The Half Volley: Mission Critical Tool for Modern Tennis Net Attacks

When you think of shots that ATP Pros are hitting a lot these days, atomic bomb serves, light speed forehands, and stonewall returns of serve are quick choices. One shot not at all associated with “modern tennis” is the half volley. That's something that McEnroe, Rafter and Edberg, and any old school serve and volley players used to hit, right? That's true, but the combination of grueling physicality and stiffer-than-stone polyester strings have made the half volley a necessary tool for ATP Pros. It's also a shot that aspiring junior players have to learn very early on to keep a competitive edge.

The Pro Tour Half Volley

Serving and volleying is supposed to be a dead form of play at the highest levels. That's not exactly true. The ATP Pro game has become so packed with the best athletes the game has ever seen that players' strategies are increasingly designed to end the point sooner rather than later. The alternative choice is to grind through 20-30 ball rallies every point, and that's a tough way to live when you're playing 20-25 tournaments per year. So when those atomic bomb serves are thrown down, moving forward and putting away the volley is a pretty common occurrence. Here's a good example from the king of clay himself:

Rafael Nadal Serve & Swinging Volley

Now remember those “stonewall returns” and the polyester strings I mentioned? When today's servers move forward what they've got coming at them is the fastest dipping and most consistently powerful returns the game has ever seen. In other words, the chances of them having to hit a half volley on this play are very high (one reason why the serve/volley play as an every point strategy just doesn't make sense). Today's polyester strings, when combined with the high racquet speeds of ATP Pros equal more topspin potential than ever before. Get ready to half volley!

The next most common situation ATP Players are forced to half volley is what's becoming the approach shot of choice: the sneak approach. While serving and volleying has to be used sparingly, those same polyester strings allow for maximum damage from the baseline. The moment one of those 100mph forehands is unleashed, and the receiver appears to be in a defensive or “on-the-run” situation, the sender of that forehand bomb is sneaking in behind it. Just one problem: he's approaching from the baseline, and the passing shot attempt is going to have a lot of topspin. The chances of that passing shot dipping to the court before the attacker reaches the service line are high. Get ready to half volley!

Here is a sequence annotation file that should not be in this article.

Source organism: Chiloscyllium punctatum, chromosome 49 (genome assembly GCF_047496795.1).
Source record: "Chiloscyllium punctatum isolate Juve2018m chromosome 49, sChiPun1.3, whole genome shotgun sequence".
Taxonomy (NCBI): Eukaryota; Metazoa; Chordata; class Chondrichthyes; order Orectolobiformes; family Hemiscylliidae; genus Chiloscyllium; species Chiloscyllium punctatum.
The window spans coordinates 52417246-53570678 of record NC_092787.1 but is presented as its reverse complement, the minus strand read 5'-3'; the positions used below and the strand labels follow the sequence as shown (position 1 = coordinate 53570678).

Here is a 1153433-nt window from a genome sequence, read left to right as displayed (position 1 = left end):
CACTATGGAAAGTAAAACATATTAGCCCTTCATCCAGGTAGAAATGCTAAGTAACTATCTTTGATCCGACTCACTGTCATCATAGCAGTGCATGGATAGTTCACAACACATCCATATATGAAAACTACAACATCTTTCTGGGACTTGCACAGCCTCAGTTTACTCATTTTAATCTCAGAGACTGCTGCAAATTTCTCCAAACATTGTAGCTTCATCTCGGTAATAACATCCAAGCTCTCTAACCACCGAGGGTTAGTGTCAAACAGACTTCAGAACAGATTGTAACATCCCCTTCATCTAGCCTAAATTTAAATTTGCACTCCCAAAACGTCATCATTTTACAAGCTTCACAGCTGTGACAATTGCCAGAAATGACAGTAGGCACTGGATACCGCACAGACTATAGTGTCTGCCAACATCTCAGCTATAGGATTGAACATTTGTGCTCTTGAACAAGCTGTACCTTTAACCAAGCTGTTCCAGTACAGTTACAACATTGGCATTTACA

Here's the reigning master of half volleys, ATP #3 Roger Federer to show how to handle the half volley in these situations.

Roger Federer Top Ten Half Volleys

The Junior Half Volley

Today's American junior players are finally catching up with their European counterparts and learning to play full tennis matches on 36 foot (8u), and 60 foot (10u) courts. When they transition from the 60 foot court into 12u play on the 78 foot court (standard court), that's when the half volley becomes a necessary skill. It's certainly a necessary skill for the 14u, 16u, and 18u groups, but it's at the 12u age group junior players need to add it into their game.

I train all my 8u and 10u players to attack the net at the first sensible opportunity (many times the first ball). On those smaller courts, they rarely face a half volley situation because they can get into offensive volley position so quickly. There's also little threat of consistently accurate lobs into these small spaces. When a 10 year old has to move to a full court and cover 9 more feet, the chances of the opponent's reply dipping to the court before an offensive volley position is reached is very high. Without competence in this shot, that player will have to stay back a lot longer. With it, they can force 12u players to do something they don't do well: hit accurate passing shots using their weaker groundstroke.

There are two types of half volleys the 12u player needs to learn:
• underspin (slice)
• topspin

The first one I equip my players with the is the slice half volley. It's far easier and more beneficial for the 12u player to hit this half volley very short, and drag their opponent out of their baseline comfort zone. The average 12u junior tournament player is not adept at hitting on-the-run passing shots from 3 feet from the net – especially with a volleyer waiting to block their attempt into the wide open court. Here's a great slow motion video to show off how this shot is done:

Elena Dementieva Forehand Slice Half Volley

That's not a 12u player (former WTA #2 Elena Dementieva of Russia), but it shows the exact situation that 12u tournament players will have to face when moving up from the 60 foot court.

The topspin half volley is a different, yet equally useful shot. By the time they reach 12u, junior players are so skilled at a topspin motion, this shot can be used to hit clean angled winners from a half volley position. Federer showed that shot off, using a reverse follow through, in the above video link against Andy Roddick. I've even got 12u players who have started using the Federer-inspired topspin half volley return-of-serve (a.k.a. SABR attack). Most 12u tournament matches are played with 25% Low Compression Green Dot balls, so a large percentage of 12u boys and girls serves are vulnerable to this rapid fire attack. It's yet another benefit that the so-called “old school” half volley adds to the modern game. Without it, players at all levels will have to prepare for some long points, as moving forward will be much more difficult. With it, and both ATP and junior players can put a far quicker end to their points!